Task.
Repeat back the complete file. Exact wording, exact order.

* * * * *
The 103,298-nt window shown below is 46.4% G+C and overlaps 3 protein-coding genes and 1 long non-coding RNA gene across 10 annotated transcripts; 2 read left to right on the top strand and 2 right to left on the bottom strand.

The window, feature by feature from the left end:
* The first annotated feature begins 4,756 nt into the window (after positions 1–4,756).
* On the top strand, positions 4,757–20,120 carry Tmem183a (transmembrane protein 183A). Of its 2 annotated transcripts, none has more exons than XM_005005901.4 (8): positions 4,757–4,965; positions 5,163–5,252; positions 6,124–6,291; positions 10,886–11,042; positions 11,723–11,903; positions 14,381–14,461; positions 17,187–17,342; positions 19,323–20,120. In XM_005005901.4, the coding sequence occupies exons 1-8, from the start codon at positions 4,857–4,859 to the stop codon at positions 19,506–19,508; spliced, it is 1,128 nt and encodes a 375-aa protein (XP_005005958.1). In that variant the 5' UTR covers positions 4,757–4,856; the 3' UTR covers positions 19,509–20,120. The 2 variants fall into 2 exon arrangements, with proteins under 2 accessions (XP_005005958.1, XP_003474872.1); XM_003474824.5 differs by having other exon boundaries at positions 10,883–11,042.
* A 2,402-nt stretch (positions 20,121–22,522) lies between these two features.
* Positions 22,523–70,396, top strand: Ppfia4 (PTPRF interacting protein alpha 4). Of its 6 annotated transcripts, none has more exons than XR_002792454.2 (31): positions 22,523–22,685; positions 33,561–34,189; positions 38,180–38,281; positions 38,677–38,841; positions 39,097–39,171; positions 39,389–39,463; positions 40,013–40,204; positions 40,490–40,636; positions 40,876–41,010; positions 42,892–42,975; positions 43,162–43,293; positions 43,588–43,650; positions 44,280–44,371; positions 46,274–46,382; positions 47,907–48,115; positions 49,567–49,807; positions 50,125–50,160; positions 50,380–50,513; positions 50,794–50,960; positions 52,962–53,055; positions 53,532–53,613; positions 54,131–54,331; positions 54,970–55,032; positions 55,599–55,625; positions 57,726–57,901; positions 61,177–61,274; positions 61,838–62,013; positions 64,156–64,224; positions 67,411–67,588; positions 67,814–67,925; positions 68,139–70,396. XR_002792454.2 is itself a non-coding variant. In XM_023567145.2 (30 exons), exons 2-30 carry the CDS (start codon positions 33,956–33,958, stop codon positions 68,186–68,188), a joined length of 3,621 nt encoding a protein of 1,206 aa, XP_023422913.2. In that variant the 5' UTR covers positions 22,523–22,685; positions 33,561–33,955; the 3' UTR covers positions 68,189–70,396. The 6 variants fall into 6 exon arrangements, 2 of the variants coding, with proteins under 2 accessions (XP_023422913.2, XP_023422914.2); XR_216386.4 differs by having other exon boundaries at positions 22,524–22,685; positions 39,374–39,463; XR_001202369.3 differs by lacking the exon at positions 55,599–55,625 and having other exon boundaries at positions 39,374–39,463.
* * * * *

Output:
The 103,298-nt window shown below is 46.4% G+C and overlaps 3 protein-coding genes and 1 long non-coding RNA gene across 10 annotated transcripts; 2 read left to right on the top strand and 2 right to left on the bottom strand.

The window, feature by feature from the left end:
* The first annotated feature begins 4,756 nt into the window (after positions 1–4,756).
* On the top strand, positions 4,757–20,120 carry Tmem183a (transmembrane protein 183A). Of its 2 annotated transcripts, none has more exons than XM_005005901.4 (8): positions 4,757–4,965; positions 5,163–5,252; positions 6,124–6,291; positions 10,886–11,042; positions 11,723–11,903; positions 14,381–14,461; positions 17,187–17,342; positions 19,323–20,120. In XM_005005901.4, the coding sequence occupies exons 1-8, from the start codon at positions 4,857–4,859 to the stop codon at positions 19,506–19,508; spliced, it is 1,128 nt and encodes a 375-aa protein (XP_005005958.1). In that variant the 5' UTR covers positions 4,757–4,856; the 3' UTR covers positions 19,509–20,120. The 2 variants fall into 2 exon arrangements, with proteins under 2 accessions (XP_005005958.1, XP_003474872.1); XM_003474824.5 differs by having other exon boundaries at positions 10,883–11,042.
* A 2,402-nt stretch (positions 20,121–22,522) lies between these two features.
* Positions 22,523–70,396, top strand: Ppfia4 (PTPRF interacting protein alpha 4). Of its 6 annotated transcripts, none has more exons than XR_002792454.2 (31): positions 22,523–22,685; positions 33,561–34,189; positions 38,180–38,281; positions 38,677–38,841; positions 39,097–39,171; positions 39,389–39,463; positions 40,013–40,204; positions 40,490–40,636; positions 40,876–41,010; positions 42,892–42,975; positions 43,162–43,293; positions 43,588–43,650; positions 44,280–44,371; positions 46,274–46,382; positions 47,907–48,115; positions 49,567–49,807; positions 50,125–50,160; positions 50,380–50,513; positions 50,794–50,960; positions 52,962–53,055; positions 53,532–53,613; positions 54,131–54,331; positions 54,970–55,032; positions 55,599–55,625; positions 57,726–57,901; positions 61,177–61,274; positions 61,838–62,013; positions 64,156–64,224; positions 67,411–67,588; positions 67,814–67,925; positions 68,139–70,396. XR_002792454.2 is itself a non-coding variant. In XM_023567145.2 (30 exons), exons 2-30 carry the CDS (start codon positions 33,956–33,958, stop codon positions 68,186–68,188), a joined length of 3,621 nt encoding a protein of 1,206 aa, XP_023422913.2. In that variant the 5' UTR covers positions 22,523–22,685; positions 33,561–33,955; the 3' UTR covers positions 68,189–70,396. The 6 variants fall into 6 exon arrangements, 2 of the variants coding, with proteins under 2 accessions (XP_023422913.2, XP_023422914.2); XR_216386.4 differs by having other exon boundaries at positions 22,524–22,685; positions 39,374–39,463; XR_001202369.3 differs by lacking the exon at positions 55,599–55,625 and having other exon boundaries at positions 39,374–39,463.